An ideal way to get all of the abovementioned nutrients is to blitz them together to form a soup or smoothie (seeds and nuts also blend well so can be included in these foods/drinks). For some perfect detox drinks, see our recent post on smoothies (their benefits far outweigh the perceived efforts needed to make one).

See our ‘Juice It Up To Spruce It Up’ article.

(Mann, & Truswell, 2007)

Supplements

Try our Multi-vitamin and mineralsomega oil blendbeta – carotene and Vitamin E supplements, all available from our site in a convenient tablet or capsule form, as well as a liquid if preferred.

Stage 3: Calculate Your Nutritional Requirements

Here is how you can work out how many calories you need in relation to your training regime?

Factor this simple calculation for your age:

Male:

Aged 18-30 >>>>> 16.0 x weight (kg) + 545 = ……..
Aged 30-60>>>>> 14.2 x weight (kg) + 593 = ……..
Aged 60-70>>>>> 13.0 x weight (kg) + 567 = ……..
Aged 70+>>>>>>> 13.7 x weight (kg) + 481 = ……..

Female:

Aged 18-30 >>>>> 13.1 x weight (kg) + 558 = ……..
Aged 30-60>>>>> 9.74 x weight (kg) + 694 = ……..
Aged 60-70>>>>> 10.2 x weight (kg) + 572 = ……..
Aged 70+>>>>>>> 10.0 x weight (kg) + 577 = ……..

(Henry, 2005)

EXAMPLE: 26 year old, 80kg male

16.0 x 80kg + 545 = 1825kcal per day (BMR)

EXAMPLE: 29 year old, 60kg female

13.1 x 60kg + 558 = 1344kcal per day (BMR)

(NOTE: ‘kcal’ is commonly known as ‘calories’ & ‘BMR’ = Basal Metabolic Rate)

1825kcal is the BMR i.e. the amount of energy the above people would require just to maintain their daily bodily functions, such as breathing, pumping blood around the body, thinking etc.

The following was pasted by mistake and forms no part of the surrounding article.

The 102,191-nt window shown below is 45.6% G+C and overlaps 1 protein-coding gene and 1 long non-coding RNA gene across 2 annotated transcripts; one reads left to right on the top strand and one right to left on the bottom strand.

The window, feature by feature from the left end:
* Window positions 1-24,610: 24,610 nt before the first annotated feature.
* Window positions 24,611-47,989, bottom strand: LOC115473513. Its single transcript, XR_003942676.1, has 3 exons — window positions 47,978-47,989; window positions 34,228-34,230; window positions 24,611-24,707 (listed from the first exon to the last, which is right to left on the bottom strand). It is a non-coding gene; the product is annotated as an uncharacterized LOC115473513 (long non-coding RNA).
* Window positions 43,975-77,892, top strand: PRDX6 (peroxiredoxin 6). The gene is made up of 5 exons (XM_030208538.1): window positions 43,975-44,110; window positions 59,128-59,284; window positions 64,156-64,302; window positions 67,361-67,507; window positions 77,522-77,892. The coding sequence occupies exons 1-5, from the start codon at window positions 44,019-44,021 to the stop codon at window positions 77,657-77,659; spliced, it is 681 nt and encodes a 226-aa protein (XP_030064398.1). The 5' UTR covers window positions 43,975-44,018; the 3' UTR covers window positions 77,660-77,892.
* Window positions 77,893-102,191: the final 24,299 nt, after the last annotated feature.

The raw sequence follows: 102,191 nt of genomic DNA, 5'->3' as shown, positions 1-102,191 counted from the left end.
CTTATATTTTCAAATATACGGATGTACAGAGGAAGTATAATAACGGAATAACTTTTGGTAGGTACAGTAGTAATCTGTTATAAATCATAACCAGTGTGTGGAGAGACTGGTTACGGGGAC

In order to perform physical activity and exercise, the person will need additional calories for energy!
To sustain physical activity and exercise, we must therefore add a ‘physical activity level’ (PAL).

PAL:

Light occupational activity (casual walking)

Non active= Male- 1.4 Female- 1.4

Moderately active= Male- 1.5 Female- 1.5

Very active= Male- 1.6 Female- 1.6

Moderate occupational activity (Moderate walking more than 30mins per day)

Non active= Male- 1.6 Female- 1.5

Moderately active= Male- 1.7 Female- 1.6

Very active= Male- 1.8 Female- 1.7

Moderate/Heavy occupational activity (Running and resistance training)

Non active= Male- 1.7 Female- 1.5

Moderately active= Male- 1.8 Female- 1.6

Very active= Male- 1.9 Female- 1.7

(Elia, 1990; Food Standards Agency, 2008)

To add a PAL you need to take your BMR i.e. your estimated calorie requirements for resting alone, and multiply it by the appropriate PAL (as shown above).

EXAMPLE: 26 year old, 80kg male

This person trains intensely a minimum of 5 days a week, and also works as a labourer on a busy building site, therefore we would deem this individual to be very active with moderate/heavy occupational activity (use the PAL that best applies to you)…..so apply the appropriate PAL to the above 80kg male example as follows:

1825kcal (BMR) x PAL of 1.9 = 3468kcal per day to maintain this persons weight relative to his physical activity levels.

Stage 4: Devise Your Diet Plan

Your S.M.A.R.T goals should enable you to focus on what it is you want to achieve, so now is the time for you to devise a diet plan of action. These will very much depend on your specific goals, but if you want lean muscle to predominate over fat, wellbeing, vitality and longevity to win over malaise, lethargy and poor health, then there are a few diet plan templates that can be modified accordingly to suit all!

Take a look through our diet plans and see which one suits your requirements best:

1200kcal Diet Plan

1200kcal
102g Protein
312g Carbohydrates

1800kcal Diet Plan

1800kcal